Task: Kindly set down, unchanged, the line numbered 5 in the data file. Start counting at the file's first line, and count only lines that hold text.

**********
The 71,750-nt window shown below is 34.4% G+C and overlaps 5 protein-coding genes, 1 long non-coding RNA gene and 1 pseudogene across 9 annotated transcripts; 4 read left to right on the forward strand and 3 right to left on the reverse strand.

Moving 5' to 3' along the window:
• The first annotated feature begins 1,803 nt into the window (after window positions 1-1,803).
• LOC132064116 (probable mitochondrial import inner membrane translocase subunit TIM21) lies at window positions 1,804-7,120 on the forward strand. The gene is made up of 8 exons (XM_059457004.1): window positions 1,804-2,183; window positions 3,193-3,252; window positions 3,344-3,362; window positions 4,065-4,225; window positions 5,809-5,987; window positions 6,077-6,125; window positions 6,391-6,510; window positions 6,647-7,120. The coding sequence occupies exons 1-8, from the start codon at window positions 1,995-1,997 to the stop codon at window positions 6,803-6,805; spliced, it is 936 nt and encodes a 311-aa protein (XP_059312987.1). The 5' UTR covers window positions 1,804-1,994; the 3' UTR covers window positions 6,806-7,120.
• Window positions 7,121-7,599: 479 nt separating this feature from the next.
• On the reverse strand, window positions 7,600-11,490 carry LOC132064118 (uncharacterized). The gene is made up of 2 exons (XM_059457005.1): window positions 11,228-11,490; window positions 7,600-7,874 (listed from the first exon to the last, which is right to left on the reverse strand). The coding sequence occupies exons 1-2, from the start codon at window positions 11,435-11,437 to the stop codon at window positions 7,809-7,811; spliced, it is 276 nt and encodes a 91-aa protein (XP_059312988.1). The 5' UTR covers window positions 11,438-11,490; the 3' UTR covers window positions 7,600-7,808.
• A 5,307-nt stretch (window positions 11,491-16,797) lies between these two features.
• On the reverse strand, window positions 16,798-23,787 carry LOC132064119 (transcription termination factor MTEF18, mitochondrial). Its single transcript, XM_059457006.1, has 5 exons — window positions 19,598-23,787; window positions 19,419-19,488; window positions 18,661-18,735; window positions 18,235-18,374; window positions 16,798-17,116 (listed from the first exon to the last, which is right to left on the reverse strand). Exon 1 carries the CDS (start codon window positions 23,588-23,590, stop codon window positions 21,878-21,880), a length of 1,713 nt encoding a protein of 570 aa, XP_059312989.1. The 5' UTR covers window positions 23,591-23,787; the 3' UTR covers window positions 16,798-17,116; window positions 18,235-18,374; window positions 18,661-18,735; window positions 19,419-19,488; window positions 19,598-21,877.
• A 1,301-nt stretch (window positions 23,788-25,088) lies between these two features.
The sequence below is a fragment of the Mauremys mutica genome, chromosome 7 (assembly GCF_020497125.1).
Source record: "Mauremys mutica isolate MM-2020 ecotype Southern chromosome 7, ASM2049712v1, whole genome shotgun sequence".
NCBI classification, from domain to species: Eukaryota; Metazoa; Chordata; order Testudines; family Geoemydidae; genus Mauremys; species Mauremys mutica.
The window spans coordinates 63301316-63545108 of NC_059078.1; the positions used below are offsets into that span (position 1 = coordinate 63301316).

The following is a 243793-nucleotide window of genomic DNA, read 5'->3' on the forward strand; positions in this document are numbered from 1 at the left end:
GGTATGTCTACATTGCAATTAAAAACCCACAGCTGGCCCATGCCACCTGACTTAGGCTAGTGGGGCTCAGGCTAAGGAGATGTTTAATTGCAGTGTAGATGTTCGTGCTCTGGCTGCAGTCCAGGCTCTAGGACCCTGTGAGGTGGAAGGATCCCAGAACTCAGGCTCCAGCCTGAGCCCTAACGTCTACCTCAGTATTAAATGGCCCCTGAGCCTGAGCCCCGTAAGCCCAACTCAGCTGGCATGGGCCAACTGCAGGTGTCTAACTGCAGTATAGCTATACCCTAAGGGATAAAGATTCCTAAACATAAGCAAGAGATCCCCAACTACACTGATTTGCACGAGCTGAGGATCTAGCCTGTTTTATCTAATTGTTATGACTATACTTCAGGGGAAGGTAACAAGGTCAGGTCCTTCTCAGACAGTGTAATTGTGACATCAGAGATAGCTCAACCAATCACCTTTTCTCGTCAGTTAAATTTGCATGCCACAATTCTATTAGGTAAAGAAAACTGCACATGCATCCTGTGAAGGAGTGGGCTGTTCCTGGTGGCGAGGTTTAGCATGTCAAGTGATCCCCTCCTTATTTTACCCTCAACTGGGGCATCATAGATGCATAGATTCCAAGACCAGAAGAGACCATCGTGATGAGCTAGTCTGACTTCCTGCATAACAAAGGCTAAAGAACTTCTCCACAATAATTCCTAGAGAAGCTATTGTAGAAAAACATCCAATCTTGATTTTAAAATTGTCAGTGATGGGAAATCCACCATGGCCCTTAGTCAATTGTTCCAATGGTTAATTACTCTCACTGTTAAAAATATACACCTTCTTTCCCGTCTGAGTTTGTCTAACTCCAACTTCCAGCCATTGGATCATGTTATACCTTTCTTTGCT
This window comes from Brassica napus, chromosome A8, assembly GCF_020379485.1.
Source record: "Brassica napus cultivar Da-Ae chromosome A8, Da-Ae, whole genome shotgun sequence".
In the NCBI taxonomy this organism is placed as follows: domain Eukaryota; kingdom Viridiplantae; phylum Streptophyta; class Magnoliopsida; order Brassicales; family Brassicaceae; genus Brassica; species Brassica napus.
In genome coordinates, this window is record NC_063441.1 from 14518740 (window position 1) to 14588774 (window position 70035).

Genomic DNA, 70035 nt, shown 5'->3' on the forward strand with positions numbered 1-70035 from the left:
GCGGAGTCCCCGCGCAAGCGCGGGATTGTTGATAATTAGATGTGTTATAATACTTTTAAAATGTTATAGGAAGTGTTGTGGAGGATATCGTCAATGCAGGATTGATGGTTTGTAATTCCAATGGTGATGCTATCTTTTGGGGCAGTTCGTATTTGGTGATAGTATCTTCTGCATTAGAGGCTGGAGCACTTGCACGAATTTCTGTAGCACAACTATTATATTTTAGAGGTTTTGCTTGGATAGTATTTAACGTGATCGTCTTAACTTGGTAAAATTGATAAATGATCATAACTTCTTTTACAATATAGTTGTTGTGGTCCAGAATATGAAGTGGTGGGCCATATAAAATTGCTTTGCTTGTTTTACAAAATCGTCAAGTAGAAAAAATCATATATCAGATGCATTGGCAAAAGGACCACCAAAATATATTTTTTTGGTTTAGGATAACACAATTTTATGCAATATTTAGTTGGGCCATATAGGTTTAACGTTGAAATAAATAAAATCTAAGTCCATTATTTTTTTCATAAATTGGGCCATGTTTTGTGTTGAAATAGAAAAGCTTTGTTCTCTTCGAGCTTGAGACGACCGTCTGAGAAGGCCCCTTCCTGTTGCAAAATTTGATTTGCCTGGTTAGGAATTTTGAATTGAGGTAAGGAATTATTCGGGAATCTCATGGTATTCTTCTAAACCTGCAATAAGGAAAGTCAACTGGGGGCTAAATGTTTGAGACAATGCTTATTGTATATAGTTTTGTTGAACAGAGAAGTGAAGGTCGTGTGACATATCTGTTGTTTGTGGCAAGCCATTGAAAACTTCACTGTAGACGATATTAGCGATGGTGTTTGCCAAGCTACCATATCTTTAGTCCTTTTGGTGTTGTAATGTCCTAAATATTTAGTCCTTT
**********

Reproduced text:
• Window positions 7,121-7,599: 479 nt separating this feature from the next.